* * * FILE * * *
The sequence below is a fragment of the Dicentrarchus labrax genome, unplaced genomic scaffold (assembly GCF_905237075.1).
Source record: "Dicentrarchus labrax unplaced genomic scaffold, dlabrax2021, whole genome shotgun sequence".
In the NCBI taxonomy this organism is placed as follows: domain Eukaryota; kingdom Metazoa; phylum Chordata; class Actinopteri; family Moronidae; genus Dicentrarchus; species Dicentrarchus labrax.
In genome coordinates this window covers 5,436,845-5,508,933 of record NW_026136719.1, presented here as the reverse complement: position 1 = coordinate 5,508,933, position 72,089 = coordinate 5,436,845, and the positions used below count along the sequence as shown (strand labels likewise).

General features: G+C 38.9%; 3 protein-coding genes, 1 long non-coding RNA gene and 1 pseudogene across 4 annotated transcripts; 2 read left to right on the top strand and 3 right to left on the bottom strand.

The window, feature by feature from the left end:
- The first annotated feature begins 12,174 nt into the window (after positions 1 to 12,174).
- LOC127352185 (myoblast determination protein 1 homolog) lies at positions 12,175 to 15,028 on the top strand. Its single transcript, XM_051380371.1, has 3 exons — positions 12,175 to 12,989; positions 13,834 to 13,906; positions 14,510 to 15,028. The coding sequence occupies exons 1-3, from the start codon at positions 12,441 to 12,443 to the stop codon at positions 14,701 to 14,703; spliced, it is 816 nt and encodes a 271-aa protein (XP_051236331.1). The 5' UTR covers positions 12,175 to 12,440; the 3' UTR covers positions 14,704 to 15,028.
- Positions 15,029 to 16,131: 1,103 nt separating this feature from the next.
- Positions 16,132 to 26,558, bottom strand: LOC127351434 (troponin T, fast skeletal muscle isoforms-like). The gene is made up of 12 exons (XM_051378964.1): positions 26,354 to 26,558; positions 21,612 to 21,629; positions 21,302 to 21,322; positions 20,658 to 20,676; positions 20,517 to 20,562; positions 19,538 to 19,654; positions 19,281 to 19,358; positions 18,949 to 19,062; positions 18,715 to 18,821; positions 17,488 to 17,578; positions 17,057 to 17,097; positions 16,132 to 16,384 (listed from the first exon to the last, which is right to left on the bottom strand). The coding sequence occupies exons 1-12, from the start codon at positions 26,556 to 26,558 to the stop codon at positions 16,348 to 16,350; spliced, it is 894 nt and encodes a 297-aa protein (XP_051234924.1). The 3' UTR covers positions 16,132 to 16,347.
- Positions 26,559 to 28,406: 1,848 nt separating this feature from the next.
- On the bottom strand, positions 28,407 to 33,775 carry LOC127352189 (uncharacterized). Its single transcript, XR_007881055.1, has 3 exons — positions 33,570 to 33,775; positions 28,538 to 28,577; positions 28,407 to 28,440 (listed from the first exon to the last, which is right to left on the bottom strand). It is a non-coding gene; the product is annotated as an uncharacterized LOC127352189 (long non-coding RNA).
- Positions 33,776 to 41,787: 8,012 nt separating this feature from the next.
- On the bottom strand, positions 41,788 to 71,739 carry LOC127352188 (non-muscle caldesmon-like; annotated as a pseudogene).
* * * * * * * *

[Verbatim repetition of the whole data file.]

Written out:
The sequence below is a fragment of the Dicentrarchus labrax genome, unplaced genomic scaffold (assembly GCF_905237075.1).
Source record: "Dicentrarchus labrax unplaced genomic scaffold, dlabrax2021, whole genome shotgun sequence".
In the NCBI taxonomy this organism is placed as follows: domain Eukaryota; kingdom Metazoa; phylum Chordata; class Actinopteri; family Moronidae; genus Dicentrarchus; species Dicentrarchus labrax.
In genome coordinates this window covers 5,436,845-5,508,933 of record NW_026136719.1, presented here as the reverse complement: position 1 = coordinate 5,508,933, position 72,089 = coordinate 5,436,845, and the positions used below count along the sequence as shown (strand labels likewise).

General features: G+C 38.9%; 3 protein-coding genes, 1 long non-coding RNA gene and 1 pseudogene across 4 annotated transcripts; 2 read left to right on the top strand and 3 right to left on the bottom strand.

The window, feature by feature from the left end:
- The first annotated feature begins 12,174 nt into the window (after positions 1 to 12,174).
- LOC127352185 (myoblast determination protein 1 homolog) lies at positions 12,175 to 15,028 on the top strand. Its single transcript, XM_051380371.1, has 3 exons — positions 12,175 to 12,989; positions 13,834 to 13,906; positions 14,510 to 15,028. The coding sequence occupies exons 1-3, from the start codon at positions 12,441 to 12,443 to the stop codon at positions 14,701 to 14,703; spliced, it is 816 nt and encodes a 271-aa protein (XP_051236331.1). The 5' UTR covers positions 12,175 to 12,440; the 3' UTR covers positions 14,704 to 15,028.
- Positions 15,029 to 16,131: 1,103 nt separating this feature from the next.
- Positions 16,132 to 26,558, bottom strand: LOC127351434 (troponin T, fast skeletal muscle isoforms-like). The gene is made up of 12 exons (XM_051378964.1): positions 26,354 to 26,558; positions 21,612 to 21,629; positions 21,302 to 21,322; positions 20,658 to 20,676; positions 20,517 to 20,562; positions 19,538 to 19,654; positions 19,281 to 19,358; positions 18,949 to 19,062; positions 18,715 to 18,821; positions 17,488 to 17,578; positions 17,057 to 17,097; positions 16,132 to 16,384 (listed from the first exon to the last, which is right to left on the bottom strand). The coding sequence occupies exons 1-12, from the start codon at positions 26,556 to 26,558 to the stop codon at positions 16,348 to 16,350; spliced, it is 894 nt and encodes a 297-aa protein (XP_051234924.1). The 3' UTR covers positions 16,132 to 16,347.
- Positions 26,559 to 28,406: 1,848 nt separating this feature from the next.
- On the bottom strand, positions 28,407 to 33,775 carry LOC127352189 (uncharacterized). Its single transcript, XR_007881055.1, has 3 exons — positions 33,570 to 33,775; positions 28,538 to 28,577; positions 28,407 to 28,440 (listed from the first exon to the last, which is right to left on the bottom strand). It is a non-coding gene; the product is annotated as an uncharacterized LOC127352189 (long non-coding RNA).
- Positions 33,776 to 41,787: 8,012 nt separating this feature from the next.
- On the bottom strand, positions 41,788 to 71,739 carry LOC127352188 (non-muscle caldesmon-like; annotated as a pseudogene).